Hershewe v. Givens et al
OPINION AND ORDER directing that: (1) plf Hershewe's 17 MOTION for Preliminary Injunction is DENIED; (2) plf Hershewe's 17 motion for attachment of Eagle Investments' bank account--Midsouth account number 100088686--is GRANTED; (3) plf Hershewe's 17 motion for seizure of assets is DENIED, as further set out in order. Signed by Honorable Judge Myron H. Thompson on 9/29/15. (Attachments: # 1 civil appeals checklist)(djy, )
IN THE DISTRICT COURT OF THE UNITED STATES FOR THE
MIDDLE DISTRICT OF ALABAMA, SOUTHERN DIVISION
KEITH GIVENS, et al.,
CIVIL ACTION NO.
OPINION AND ORDER
claims of fraud, breach of fiduciary duty, piercing the
corporate veil, and corporate dissolution as well as a
U.S.C. § 1961 et seq.
The defendants are Keith Givens
(K. Givens), John Givens (J. Givens), Chase Givens (C.
Group, LLP, VLO Management, LLC, and Jacoby & Meyers,
The court has federal-question jurisdiction over
the federal claim pursuant to under 28 U.S.C. § 1331
and supplemental jurisdiction over the state-law claims
pursuant to 28 U.S.C. § 1367.
The case is now before this court on the Hershewe’s
motion for attachment and will deny the motions for
seizure and a preliminary injunction.
This case arises out of a joint venture between
lawyer from Alabama.1
1. Unlike a motion to dismiss, the court must weigh
the facts in a motion for preliminary injunction.
Therefore, the background description in this opinion
differs from that of the opinion on the motions to
Several years ago, Hershewe and K. Givens began
establish a nationwide set of physical and virtual law
offices across the country under the auspices of Jacoby
& Meyers, a law firm where K. Givens worked and had an
In order to roll out this business
plan, Hershewe and K. Givens sought out a company that
understanding with them.
However, Lexis-Nexis dropped
out of the deal, leaving the remaining parties to look
for either another partner or for an acquisition.
Hershewe and K. Givens finalized an agreement for a
joint venture in 2012.
The nature of this agreement is
at the heart of the dispute.
Both parties agree that
Hershewe agreed to pay $ 3.5 million and that part of
the $ 3.5 million would be used to pay for an 80 %
equity stake in USLegal, a company that could provide
the pre-made legal forms central to the joint venture.
Additionally, Jacoby & Meyers agreed to contribute its
brand and expertise.
As part of the agreement to form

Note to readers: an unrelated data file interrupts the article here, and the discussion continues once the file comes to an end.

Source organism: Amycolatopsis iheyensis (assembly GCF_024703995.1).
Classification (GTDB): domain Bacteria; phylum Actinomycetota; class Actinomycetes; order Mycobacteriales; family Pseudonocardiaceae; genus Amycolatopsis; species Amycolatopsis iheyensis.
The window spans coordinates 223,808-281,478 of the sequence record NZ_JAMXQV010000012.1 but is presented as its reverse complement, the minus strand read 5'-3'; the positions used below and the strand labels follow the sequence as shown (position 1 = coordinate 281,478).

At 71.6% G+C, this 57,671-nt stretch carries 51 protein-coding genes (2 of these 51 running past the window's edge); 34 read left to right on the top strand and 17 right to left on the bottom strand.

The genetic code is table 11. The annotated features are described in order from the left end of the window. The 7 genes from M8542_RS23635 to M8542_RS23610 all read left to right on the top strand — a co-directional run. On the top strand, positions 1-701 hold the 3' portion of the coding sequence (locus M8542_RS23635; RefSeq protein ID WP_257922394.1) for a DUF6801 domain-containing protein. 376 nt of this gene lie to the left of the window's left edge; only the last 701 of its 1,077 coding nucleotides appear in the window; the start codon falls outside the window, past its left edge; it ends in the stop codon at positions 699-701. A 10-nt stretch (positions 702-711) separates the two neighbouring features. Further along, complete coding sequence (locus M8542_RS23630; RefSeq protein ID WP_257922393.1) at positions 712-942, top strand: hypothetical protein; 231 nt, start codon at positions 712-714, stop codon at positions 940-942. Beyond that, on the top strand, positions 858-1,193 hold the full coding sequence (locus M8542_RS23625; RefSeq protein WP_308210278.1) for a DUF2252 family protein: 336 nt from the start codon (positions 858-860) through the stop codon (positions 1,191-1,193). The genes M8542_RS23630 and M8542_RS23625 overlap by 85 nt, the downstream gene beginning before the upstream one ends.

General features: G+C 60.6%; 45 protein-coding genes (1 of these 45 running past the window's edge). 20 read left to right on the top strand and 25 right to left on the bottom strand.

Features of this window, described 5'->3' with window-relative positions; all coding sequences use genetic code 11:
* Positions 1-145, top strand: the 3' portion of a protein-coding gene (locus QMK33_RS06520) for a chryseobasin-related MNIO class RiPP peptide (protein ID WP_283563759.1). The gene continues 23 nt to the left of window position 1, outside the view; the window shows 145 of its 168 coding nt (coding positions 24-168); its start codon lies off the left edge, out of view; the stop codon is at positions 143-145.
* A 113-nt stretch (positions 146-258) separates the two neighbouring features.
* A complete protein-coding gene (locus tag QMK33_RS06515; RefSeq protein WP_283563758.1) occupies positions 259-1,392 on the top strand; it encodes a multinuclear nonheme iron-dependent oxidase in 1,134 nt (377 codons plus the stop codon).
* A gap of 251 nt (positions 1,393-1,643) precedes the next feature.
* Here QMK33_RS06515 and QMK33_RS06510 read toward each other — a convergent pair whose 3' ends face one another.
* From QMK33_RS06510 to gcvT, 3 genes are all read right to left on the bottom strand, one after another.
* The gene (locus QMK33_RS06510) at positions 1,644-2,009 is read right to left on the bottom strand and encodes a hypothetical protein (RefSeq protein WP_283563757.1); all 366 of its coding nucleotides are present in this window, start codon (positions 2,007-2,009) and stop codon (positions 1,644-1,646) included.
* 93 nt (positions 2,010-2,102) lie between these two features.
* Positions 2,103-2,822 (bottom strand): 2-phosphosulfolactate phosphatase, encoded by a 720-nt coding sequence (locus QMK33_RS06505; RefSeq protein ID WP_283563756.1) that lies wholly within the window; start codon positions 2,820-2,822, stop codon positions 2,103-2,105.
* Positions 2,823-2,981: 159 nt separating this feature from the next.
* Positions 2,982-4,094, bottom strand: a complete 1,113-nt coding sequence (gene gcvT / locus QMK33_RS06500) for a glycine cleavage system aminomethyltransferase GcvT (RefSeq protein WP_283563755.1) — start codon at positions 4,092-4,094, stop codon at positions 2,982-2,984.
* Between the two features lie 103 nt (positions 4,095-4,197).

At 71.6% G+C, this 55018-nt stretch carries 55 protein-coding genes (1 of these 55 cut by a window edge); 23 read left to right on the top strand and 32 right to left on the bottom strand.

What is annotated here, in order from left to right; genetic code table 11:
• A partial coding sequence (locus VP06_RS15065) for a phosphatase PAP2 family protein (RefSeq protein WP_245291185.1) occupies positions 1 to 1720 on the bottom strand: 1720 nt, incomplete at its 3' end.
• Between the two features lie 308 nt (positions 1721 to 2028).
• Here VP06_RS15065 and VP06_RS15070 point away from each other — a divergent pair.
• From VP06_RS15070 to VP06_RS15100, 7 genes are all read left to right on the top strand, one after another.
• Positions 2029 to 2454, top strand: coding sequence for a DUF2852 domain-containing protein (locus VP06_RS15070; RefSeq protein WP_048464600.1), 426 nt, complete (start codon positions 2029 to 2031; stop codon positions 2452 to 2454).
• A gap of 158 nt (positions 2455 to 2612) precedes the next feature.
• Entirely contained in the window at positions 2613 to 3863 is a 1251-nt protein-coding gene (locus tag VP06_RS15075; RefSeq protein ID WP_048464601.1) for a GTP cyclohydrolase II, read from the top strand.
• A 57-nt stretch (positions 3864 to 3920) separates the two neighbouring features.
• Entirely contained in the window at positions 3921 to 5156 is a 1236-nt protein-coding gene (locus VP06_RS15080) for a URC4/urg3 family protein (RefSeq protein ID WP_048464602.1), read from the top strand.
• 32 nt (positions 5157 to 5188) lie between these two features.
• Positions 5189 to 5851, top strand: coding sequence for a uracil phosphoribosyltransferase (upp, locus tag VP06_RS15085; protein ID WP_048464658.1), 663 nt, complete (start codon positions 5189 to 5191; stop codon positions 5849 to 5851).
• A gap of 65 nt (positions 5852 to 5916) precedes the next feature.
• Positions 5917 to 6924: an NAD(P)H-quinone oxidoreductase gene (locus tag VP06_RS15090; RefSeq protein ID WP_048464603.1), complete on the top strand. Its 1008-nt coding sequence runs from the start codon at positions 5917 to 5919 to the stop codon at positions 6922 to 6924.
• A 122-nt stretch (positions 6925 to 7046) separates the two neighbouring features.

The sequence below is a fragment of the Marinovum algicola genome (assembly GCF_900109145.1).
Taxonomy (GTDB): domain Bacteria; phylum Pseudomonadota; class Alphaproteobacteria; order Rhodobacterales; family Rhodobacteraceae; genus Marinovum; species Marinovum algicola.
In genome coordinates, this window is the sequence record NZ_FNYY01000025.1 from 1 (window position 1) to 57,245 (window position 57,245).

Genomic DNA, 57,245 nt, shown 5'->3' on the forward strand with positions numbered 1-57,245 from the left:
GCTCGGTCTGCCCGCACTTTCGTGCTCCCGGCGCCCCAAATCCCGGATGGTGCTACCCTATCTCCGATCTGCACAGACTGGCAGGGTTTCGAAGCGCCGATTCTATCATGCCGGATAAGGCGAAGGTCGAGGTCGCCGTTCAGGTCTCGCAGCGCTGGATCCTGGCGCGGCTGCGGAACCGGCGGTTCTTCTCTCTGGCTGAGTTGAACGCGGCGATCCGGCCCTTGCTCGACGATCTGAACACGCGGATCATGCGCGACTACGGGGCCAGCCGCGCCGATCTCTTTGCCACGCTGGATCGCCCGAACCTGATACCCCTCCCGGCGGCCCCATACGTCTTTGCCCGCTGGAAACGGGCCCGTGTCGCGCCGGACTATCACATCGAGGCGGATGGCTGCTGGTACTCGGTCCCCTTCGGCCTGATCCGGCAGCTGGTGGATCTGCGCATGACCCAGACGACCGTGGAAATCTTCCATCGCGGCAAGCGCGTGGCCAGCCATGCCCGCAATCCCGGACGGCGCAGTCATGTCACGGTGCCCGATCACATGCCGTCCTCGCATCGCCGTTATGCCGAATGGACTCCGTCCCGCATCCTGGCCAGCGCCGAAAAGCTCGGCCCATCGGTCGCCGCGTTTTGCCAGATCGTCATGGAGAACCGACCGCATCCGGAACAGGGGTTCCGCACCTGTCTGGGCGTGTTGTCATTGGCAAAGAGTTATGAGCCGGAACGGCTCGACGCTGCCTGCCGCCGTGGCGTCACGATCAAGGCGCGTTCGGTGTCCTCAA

VLO, Hershewe obtained a 46.25 % interest in VLO; Keith
Givens, 20%; Chase Givens, 15 %; John Givens, 15 %; and
two other investors, 1.875 % each.
Every member of the
LLC except for Hershewe was a lawyer at the same law
K. Givens and Hershewe were co-managers of VLO,
while K. Givens, along with C. Givens, controlled the
The dispute is whether a portion of
Hershewe’s investment was a capital contribution to be
used on behalf of VLO or a direct payment to K. Givens
as a buy-in to VLO.
Soon after the formation, Hershewe transferred the
first $ 1.5 million of the $ 3.5 million investment to
million out of VLO’s bank account to a bank account of
10088686), a company owned by K. Givens, J. Givens, and
credit line it had taken out for operating expenses.
Several other transactions occurred in the following
months from the VLO account, including expenditures of
Jacoby & Meyers, several thousand dollars for repairs
to “the Grand,” a property owned by K. Givens, and over
In July 2012, Hershewe was scheduled to transfer
the remaining $ 2 million to VLO in order to purchase
the stake in USLegal.
A month beforehand, K. Givens
2. Eagle Investments, LLP (Eagle I) ceased to be a
company in 2013-2014. Hershewe alleges that Eagle
Investments Group, LLP (Eagle II), also registered by
K. Givens, is its successor.
The court will refer to
them collectively as Eagle Investments.
came to Hershewe, warning that USLegal was running out
Hershewe agreed to co-sign a bank loan for $ 1 million
for VLO so that VLO could help USLegal with its cash
$ 1 million was for USLegal’s cash-flow problems or
whether it actually was used as part of the purchase
price for USLegal because K. Givens had spent the money
intended for that purpose for his own benefit.
also dispute whether K. Givens and others have since
doctored VLO’s taxes to cover up the alleged fraud.
Hershewe brought this lawsuit and originally moved
for a temporary restraining order as well as seizure
The court denied the motion for a
temporary restraining order and asked for additional